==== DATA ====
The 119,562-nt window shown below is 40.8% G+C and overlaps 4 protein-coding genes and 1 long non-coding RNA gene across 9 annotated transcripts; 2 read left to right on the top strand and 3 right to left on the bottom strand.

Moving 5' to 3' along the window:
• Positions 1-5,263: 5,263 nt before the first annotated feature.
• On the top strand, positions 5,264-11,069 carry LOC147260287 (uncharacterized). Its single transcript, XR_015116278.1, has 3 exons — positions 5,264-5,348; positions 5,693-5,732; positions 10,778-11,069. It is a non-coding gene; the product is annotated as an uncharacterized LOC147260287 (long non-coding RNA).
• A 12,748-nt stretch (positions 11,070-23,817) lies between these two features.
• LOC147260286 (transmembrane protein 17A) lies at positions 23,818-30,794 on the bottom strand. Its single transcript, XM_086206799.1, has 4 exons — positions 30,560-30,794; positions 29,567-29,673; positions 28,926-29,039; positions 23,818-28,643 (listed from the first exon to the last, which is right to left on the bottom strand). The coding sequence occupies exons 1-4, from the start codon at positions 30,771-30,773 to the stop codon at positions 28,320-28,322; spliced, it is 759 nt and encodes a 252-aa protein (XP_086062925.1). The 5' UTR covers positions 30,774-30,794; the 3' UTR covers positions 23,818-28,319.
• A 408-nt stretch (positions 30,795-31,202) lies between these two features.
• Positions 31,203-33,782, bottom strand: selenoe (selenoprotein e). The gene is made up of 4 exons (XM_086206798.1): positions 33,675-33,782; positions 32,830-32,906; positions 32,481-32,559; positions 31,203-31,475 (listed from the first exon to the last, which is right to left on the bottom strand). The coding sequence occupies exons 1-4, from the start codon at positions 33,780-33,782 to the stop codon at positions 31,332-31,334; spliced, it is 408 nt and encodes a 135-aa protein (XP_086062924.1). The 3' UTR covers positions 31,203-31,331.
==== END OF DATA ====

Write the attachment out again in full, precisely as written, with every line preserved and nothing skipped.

The 119,562-nt window shown below is 40.8% G+C and overlaps 4 protein-coding genes and 1 long non-coding RNA gene across 9 annotated transcripts; 2 read left to right on the top strand and 3 right to left on the bottom strand.

Moving 5' to 3' along the window:
• Positions 1-5,263: 5,263 nt before the first annotated feature.
• On the top strand, positions 5,264-11,069 carry LOC147260287 (uncharacterized). Its single transcript, XR_015116278.1, has 3 exons — positions 5,264-5,348; positions 5,693-5,732; positions 10,778-11,069. It is a non-coding gene; the product is annotated as an uncharacterized LOC147260287 (long non-coding RNA).
• A 12,748-nt stretch (positions 11,070-23,817) lies between these two features.
• LOC147260286 (transmembrane protein 17A) lies at positions 23,818-30,794 on the bottom strand. Its single transcript, XM_086206799.1, has 4 exons — positions 30,560-30,794; positions 29,567-29,673; positions 28,926-29,039; positions 23,818-28,643 (listed from the first exon to the last, which is right to left on the bottom strand). The coding sequence occupies exons 1-4, from the start codon at positions 30,771-30,773 to the stop codon at positions 28,320-28,322; spliced, it is 759 nt and encodes a 252-aa protein (XP_086062925.1). The 5' UTR covers positions 30,774-30,794; the 3' UTR covers positions 23,818-28,319.
• A 408-nt stretch (positions 30,795-31,202) lies between these two features.
• Positions 31,203-33,782, bottom strand: selenoe (selenoprotein e). The gene is made up of 4 exons (XM_086206798.1): positions 33,675-33,782; positions 32,830-32,906; positions 32,481-32,559; positions 31,203-31,475 (listed from the first exon to the last, which is right to left on the bottom strand). The coding sequence occupies exons 1-4, from the start codon at positions 33,780-33,782 to the stop codon at positions 31,332-31,334; spliced, it is 408 nt and encodes a 135-aa protein (XP_086062924.1). The 3' UTR covers positions 31,203-31,331.